According to the 2013 Canada-Ontario Integrated Student Loan Default Rates for Ontario Post-secondary Institutions, of the 49,748 students who attended University and were recipients of loans, 2,215 defaulted on their payments representing 4.5 per cent of the total amount of those enrolled in University. Colleges which had about 43,211 recipients had 5,708 students default on their loans or 13.2 per cent overall and private career colleges had 11,655 recipients with 2,190 defaulters or 18.8 per cent.

Could post-secondary education be free?
Put simply, “yes we could”, but it would require a massive shift in how we view taxation and government involvement in education. According to CFS Ontario in 2011, the Canadian Government loaned approximately $1.68 Billion to students as well as provided $1.56 Billion in government spending on education tax credits, saving schemes as well as loan assistant programs for students. These statistics coupled with the fact that students collectively paid about $4.2 Billion in tuition in the 2012/2013 academic year show that eliminating the cost of tuition is relatively not that far off if we altered how we collected taxes.

According to CFS, by implementing a few changes we could increase our annual revenue by $9.5 Billion and thus easily make tuition free. This could be done by,

  • restore the corporate income tax rate back to 2009 levels (from 11.5 per cent to 14 per cent)
  • restore the capital tax for financial services (which was phased out and eliminated in 2010)
  • introduce a financial transactions tax at 0.1 per cent
  • apply a uniform rate for Business Education Taxes (BET) and index education taxes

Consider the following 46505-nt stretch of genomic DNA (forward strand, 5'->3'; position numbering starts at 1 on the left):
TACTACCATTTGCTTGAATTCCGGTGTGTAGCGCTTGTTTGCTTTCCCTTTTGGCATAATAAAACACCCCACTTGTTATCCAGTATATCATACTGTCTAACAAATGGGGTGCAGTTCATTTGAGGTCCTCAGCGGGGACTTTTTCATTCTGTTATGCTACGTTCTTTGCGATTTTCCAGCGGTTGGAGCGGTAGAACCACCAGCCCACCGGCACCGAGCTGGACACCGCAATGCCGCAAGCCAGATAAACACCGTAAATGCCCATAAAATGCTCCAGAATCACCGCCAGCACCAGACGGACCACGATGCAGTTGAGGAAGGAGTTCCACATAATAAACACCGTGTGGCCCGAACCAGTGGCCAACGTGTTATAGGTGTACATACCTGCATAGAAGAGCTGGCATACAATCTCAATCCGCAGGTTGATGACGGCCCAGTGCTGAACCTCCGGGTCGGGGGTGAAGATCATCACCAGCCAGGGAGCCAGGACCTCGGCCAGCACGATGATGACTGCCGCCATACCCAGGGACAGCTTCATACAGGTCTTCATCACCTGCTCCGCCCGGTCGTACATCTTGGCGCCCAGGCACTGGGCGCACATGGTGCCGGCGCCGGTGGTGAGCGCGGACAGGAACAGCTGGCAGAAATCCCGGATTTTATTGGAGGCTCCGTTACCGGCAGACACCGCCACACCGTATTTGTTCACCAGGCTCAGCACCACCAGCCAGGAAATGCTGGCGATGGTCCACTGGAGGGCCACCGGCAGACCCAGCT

• raise income tax rate on incomes over $250,000 by 2 per cent
  • eliminate the differential rates for stock options and capital gains

What countries provide free education?
For those who think that only Switzerland offers free education, there are actually a number of countries that offer free post-secondary. Currently there are Argentina, Barbados, Brazil, Cuba, Czech Republic, Denmark, Finland, Germany, Ghana, Greece, Hungary, Iceland, Iran, Ireland, Kuwait, Libya, Malta, Mexico, Morocco, Norway, Poland, Scotland, Slovenia, Sweden and Trinidad & Tobago. Other countries that charge nominal fees to attend post-secondary are Austria, Belgium, France, Kenya, Luxembourg, Spain and Switzerland.

Conclusions: Why would we want free education ?
Free education or in the practical sense, free tuition, is beneficial because it allows students more mobility following graduation to start careers, invest in creating their own careers and be able to end being totally dependent on their parents post-graduation. Also, it would help to radically tax-incentivize educational funding, which currently is incurring huge deficits as well as hundreds of millions of dollars in outstanding loan payments. Lastly, free tuition would help create a culture of education within Canada in which students and youth can focus on developing skills as well as their country in a more productive, stress—free environment. Education, the business of investing in our future, should be seen as a public service and thus, should at least not require students to pay tuition as the cost of attending post-secondary education. Tuition itself is only about 50 per cent of the associated cost of education with textbooks, transportation and living expenses easily equaling if not surpassing the cost of tuition in any given year. Lastly, with a few basic adjustments to our taxation process, as well as a realization that we are already providing in any given year 75 per cent of the total funding students are using for tuition, we could easily create a system in which 100 per cent of students’ funding for tuition is paid for by the government.